Being told that you must use a catheter can be daunting and you may be apprehensive, but when you understand that using a catheter can help you fully empty your bladder and thus maintain a sense of independence, you'll likely feel a little better.
There are a few ways that can help ease the transition to using a catheter, which could lead to you having a much more successful and easy experience.
Interested in learning more? If so, then continue reading and we will walk you through everything you need to know.
Understanding the Different Types of Catheters
The first thing you want to do is consult with your doctor about which type of catheter is going to be best for you. There are three different types that you should know about.
1. Intermittent Catheters
If you have a caregiver who can help you, or you're able to self-catheterize, then your doctor may recommend an intermittent catheter to you. With this kind of catheter, you insert a single use, sterile catheter tubes a certain number of times each day in order to keep your bladder emptied regularly.
This will help you exercise the muscles in your bladder and allow it to fill up and empty at scheduled intervals, which should mimic the way a functioning bladder operates.
It’s important to note that these catheters are single use products and should be disposed of after use. Reusing catheters can lead to infections and complications!
Also, these types of catheters do not require the use of a leg bag or drain bag, which allows you more freedom. Instead, you simply must direct the flow toward the urinal or toilet or may have a product that drains directly into a bag which can be thrown away after each use.
2. External Catheters
Men with urinary incontinence will typically use external catheters, or condom catheters. Usually, this product fits over the penis in a similar way to a condom but has an opening at the end which allows urine to flow from the penis to a leg bag or drain bag.
3. Foley Catheters
Foley catheters, often referred to as indwelling catheters, stay inside the bladder in order to keep it completely drained. The catheter will remain inside the bladder for an extended period, allowing urine to continually drain throughout the day into a collection device. These are typically used in a hospital setting or for patients that have limited dexterity and self-catheterize. Physicians or trained medical staff will usually handle the insertion and care of the Foley catheter. This type of catheter is typically changed one a month or every two weeks to avoid the chances of UTI’s.
Once you and your doctor decide on which type is best, there are different options to choose from. We can help you find your perfect fit, give us a call and try our free sample program to find the one that works best for you!
To learn more about the different types of catheters and the different options available within these categories, check out our Catheter Basics Blog, which goes over everything you need to know about Urinary Catheters.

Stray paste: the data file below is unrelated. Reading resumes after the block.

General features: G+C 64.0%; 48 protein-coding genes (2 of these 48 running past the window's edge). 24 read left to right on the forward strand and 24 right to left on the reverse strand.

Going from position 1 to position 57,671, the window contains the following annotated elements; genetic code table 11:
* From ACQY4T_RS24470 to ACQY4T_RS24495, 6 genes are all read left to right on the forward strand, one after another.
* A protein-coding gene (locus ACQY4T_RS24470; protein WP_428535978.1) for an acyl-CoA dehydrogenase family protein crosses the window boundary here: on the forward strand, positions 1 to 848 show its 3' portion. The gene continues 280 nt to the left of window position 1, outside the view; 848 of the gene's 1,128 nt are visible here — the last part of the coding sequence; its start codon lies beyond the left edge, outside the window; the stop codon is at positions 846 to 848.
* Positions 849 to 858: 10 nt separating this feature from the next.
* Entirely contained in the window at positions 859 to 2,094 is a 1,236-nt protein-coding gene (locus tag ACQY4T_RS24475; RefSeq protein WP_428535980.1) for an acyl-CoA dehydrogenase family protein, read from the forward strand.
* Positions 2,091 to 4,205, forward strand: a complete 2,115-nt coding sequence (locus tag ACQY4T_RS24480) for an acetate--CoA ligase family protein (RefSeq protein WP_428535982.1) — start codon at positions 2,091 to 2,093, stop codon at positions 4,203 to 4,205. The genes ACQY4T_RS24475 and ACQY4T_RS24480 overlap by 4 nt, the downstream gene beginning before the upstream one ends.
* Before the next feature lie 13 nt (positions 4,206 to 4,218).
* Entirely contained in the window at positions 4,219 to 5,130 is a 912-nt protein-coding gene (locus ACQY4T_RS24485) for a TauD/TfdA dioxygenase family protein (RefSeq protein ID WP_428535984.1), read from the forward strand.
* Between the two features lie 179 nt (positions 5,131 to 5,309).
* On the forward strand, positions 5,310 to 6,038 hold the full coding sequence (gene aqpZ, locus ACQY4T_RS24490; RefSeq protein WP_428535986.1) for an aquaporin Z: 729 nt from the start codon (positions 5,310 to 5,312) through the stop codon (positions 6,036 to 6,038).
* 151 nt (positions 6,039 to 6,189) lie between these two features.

How to Ease the Transition to Using a Catheter
Depending on the state of the patient's condition, a person who is new to catheterization may need the help of a caregiver. Because of this, it's important to be comfortable with your healthcare provider. Whether you have the help of a caregiver or are self-catheterizing, you should try to be as relaxed as possible during insertion to reduce discomfort.
In order to make the transition as smooth as possible, the patient should choose the correct catheter for them. Not every catheter will work for every patient, so take the time to find your perfect fit. If you want to try a new catheter, give us a call and we can set you up with our free catheter program.
It is important for you to stay hydrated when you are catheterizing so that your bladder can fill up properly.
A big key to easing catheterization is properly lubricating your catheter. If you are using an intermittent catheter, make sure to fully coat your catheter with lubrication. This will make the insertion of the catheter more comfortable and reduce irritation. Another thing you can try is to use a Pre-Lubricated or a Hydrophilic catheter, which are ready to use upon opening and do not require lubricant. If using a hydrophilic catheter, you simply break the packet inside before opening the package to activate the coating and then ‘see saw’ the package to fully coat the catheter. When you open the package your catheter is fully lubricated and ready to go.
You should also wash your hands frequently and utilize other good hygiene techniques too. These can include antiseptic wipes and advanced closed system catheter kits. Doing this will help to reduce the chances of getting a urinary tract infection (UTI).
You should only use each intermittent catheter once and then dispose of it. Using it more than once can increase your chances of contracting a urinary tract infection.
Understand that using a catheter beneficial to your health and wellbeing. Having a positive outlook and maintaining optimism can make all the difference in your transition.
If there are any complications or uncertainties, you should contact your doctor immediately!
The Importance of Knowing How to Transition
Transitioning to using a catheter can be scary. But after you learn how to ease into the transition, it suddenly seems a lot more manageable. A big thing to keep in mind is to have a positive outlook, keeping your energy positive can have an incredible impact on outcomes!
Are you looking for a dedicated catheter supplier? Want to try a different product? Have questions? If so, then contact us today and see what we can do for you.